NASHVILLE PROSPECT

The Nashville Prospect is a name given to a group of players who play for the Chicago Blackhawks’ AHL affiliate in the Nashville Predators. The organization and coaching staffs of the Chicago Blackhawks work with the Nashville Predators to develop players who can eventually contribute to the Blackhawks’ roster. In 2019, the Nashville Prospects’ AHL team had the best record in the league and made a run at the Calder Cup. The Nashville Predators’ senior management and coaching staffs have praised the development of their players through this agreement and look at it as a key to their future success.

DRAFT WRAPPED NHL SUITCASE

The legal documents that define an NHL contract are generally referred to as a “Suitcase”. An NHL suitcase is where all the relevant documents regarding an agreement are kept. A draft wrapped NHL suitcase is usually delivered to an agency or lawyer after the completion of a draft. The contents of the box are then made available to the team and their representatives for review and signature.

A “Draft Wrapped” NHL suitcase contains all the essential forms, including the standard player contract as well as the standard waiver forms for both the player and their agents. The standard player contract is where every hockey player’s legal rights and obligations are defined. The standard waiver forms allow a team to retain their draft picks as well as give them the right to negotiate with the player’s agent for a new contract. In the case of injury or poor performance, the team has the right to remove the player from their payroll under certain circumstances.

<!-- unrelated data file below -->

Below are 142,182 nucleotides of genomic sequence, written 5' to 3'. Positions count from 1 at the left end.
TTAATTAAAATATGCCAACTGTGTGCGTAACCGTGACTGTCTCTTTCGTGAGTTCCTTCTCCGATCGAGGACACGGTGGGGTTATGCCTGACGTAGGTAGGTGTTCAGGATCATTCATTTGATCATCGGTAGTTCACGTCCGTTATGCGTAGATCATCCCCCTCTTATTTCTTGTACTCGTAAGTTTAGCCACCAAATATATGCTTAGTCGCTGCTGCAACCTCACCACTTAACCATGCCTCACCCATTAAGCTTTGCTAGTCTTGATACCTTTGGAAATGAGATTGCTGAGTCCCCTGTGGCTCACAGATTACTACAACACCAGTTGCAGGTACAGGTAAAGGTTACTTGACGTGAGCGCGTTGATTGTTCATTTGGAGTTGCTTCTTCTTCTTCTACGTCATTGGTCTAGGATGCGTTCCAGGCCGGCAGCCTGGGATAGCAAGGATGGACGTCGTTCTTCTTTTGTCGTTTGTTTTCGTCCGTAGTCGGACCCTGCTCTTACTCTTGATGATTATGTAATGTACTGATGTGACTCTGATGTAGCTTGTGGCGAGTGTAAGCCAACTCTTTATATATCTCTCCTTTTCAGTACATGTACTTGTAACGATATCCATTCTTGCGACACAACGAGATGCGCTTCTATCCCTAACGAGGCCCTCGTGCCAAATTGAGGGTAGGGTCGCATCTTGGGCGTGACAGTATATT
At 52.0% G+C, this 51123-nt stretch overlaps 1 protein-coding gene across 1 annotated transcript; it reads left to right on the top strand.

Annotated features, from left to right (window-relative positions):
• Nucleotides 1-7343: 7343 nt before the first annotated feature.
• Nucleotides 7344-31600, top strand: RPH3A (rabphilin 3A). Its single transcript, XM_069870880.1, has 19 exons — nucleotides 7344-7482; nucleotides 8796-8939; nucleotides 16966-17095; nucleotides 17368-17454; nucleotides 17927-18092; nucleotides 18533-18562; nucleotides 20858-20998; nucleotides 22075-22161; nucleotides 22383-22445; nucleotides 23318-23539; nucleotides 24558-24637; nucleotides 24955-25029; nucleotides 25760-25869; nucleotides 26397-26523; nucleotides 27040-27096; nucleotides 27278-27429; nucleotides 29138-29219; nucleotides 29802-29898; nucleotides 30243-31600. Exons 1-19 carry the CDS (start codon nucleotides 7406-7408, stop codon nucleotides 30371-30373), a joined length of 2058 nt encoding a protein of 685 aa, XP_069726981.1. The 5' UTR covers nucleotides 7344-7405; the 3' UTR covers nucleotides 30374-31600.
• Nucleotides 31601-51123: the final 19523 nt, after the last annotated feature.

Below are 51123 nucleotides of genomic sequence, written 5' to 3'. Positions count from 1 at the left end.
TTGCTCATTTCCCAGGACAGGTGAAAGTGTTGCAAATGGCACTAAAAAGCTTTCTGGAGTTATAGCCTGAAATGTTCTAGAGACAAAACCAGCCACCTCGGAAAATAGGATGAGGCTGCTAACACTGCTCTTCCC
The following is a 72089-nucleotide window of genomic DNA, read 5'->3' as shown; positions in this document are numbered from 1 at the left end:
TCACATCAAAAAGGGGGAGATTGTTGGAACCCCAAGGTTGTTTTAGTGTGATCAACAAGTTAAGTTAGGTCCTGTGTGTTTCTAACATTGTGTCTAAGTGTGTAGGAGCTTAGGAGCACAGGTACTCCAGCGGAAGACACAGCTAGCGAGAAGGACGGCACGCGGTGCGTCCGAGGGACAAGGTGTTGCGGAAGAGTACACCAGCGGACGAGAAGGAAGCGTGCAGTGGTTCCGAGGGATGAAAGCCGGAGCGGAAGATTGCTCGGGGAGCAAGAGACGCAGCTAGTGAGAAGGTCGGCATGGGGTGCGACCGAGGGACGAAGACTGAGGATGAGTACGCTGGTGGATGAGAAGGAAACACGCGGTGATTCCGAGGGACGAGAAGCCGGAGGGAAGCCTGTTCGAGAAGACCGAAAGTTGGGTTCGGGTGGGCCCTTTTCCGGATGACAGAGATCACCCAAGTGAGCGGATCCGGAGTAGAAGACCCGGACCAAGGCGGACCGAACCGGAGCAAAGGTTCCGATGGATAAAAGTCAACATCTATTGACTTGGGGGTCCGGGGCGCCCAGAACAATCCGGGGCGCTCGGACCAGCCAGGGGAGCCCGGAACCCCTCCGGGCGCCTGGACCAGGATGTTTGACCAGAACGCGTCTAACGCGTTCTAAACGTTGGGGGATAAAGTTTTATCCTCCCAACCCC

NON-RESIDENTIAL MAILBOX

Non-residential mailboxes are mailboxes that do not need to be collected and brought back to the sender’s residence. Teams may hold all their player contract information and correspondence in these mailboxes. Often times, these mailboxes are located near the team’s practice facility or in the lobby of a nearby hotel. Since these mailboxes are not collected and brought back to the residence of the addressee, the delivery of mail is usually less expensive.

OWNER’S EQUITY IN THE TEAM

An owner’s equity in a hockey team is essentially a player’s share of the team. It is not typically a loan from a private lender or a guarantee of repayment from an insurance company. The only difference between an owner’s equity and a loan is in the terms and interest rates of the agreements. In an owner’s equity agreement, the team is agreeing to pay a certain amount of money over a period of time with interest.

WARRANTY

A warranty can be defined as a promise or agreement to do something in the future. A team can enter into a warranty agreement with a manufacturer or vendor to provide the team with a certain level of performance from athletic equipment or software. The terms of the warranty can vary from contract to contract but typically include things like labor, parts, and service after the warranty expires. Some examples of warranties in hockey include: